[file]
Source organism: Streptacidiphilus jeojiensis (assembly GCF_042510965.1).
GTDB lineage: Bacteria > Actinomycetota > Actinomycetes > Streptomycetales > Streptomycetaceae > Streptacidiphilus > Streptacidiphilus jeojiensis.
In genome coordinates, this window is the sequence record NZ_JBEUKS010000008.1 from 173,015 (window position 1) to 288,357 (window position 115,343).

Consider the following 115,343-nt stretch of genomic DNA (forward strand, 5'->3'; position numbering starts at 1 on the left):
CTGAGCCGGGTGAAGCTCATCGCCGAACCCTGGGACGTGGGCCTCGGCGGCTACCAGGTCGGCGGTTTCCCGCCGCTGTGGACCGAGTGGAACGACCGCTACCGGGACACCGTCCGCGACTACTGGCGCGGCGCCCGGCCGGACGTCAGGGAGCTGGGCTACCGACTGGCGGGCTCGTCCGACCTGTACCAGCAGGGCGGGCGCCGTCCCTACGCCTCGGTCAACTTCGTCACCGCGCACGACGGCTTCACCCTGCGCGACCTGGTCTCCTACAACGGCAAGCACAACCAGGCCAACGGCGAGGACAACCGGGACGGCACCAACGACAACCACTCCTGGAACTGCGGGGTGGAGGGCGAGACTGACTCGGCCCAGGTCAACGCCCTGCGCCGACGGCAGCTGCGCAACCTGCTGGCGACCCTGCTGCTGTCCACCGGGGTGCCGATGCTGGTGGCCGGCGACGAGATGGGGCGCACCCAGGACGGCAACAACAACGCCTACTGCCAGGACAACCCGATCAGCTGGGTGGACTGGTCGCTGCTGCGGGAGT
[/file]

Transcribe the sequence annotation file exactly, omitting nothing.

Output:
Source organism: Streptacidiphilus jeojiensis (assembly GCF_042510965.1).
GTDB lineage: Bacteria > Actinomycetota > Actinomycetes > Streptomycetales > Streptomycetaceae > Streptacidiphilus > Streptacidiphilus jeojiensis.
In genome coordinates, this window is the sequence record NZ_JBEUKS010000008.1 from 173,015 (window position 1) to 288,357 (window position 115,343).

Consider the following 115,343-nt stretch of genomic DNA (forward strand, 5'->3'; position numbering starts at 1 on the left):
CTGAGCCGGGTGAAGCTCATCGCCGAACCCTGGGACGTGGGCCTCGGCGGCTACCAGGTCGGCGGTTTCCCGCCGCTGTGGACCGAGTGGAACGACCGCTACCGGGACACCGTCCGCGACTACTGGCGCGGCGCCCGGCCGGACGTCAGGGAGCTGGGCTACCGACTGGCGGGCTCGTCCGACCTGTACCAGCAGGGCGGGCGCCGTCCCTACGCCTCGGTCAACTTCGTCACCGCGCACGACGGCTTCACCCTGCGCGACCTGGTCTCCTACAACGGCAAGCACAACCAGGCCAACGGCGAGGACAACCGGGACGGCACCAACGACAACCACTCCTGGAACTGCGGGGTGGAGGGCGAGACTGACTCGGCCCAGGTCAACGCCCTGCGCCGACGGCAGCTGCGCAACCTGCTGGCGACCCTGCTGCTGTCCACCGGGGTGCCGATGCTGGTGGCCGGCGACGAGATGGGGCGCACCCAGGACGGCAACAACAACGCCTACTGCCAGGACAACCCGATCAGCTGGGTGGACTGGTCGCTGCTGCGGGAGT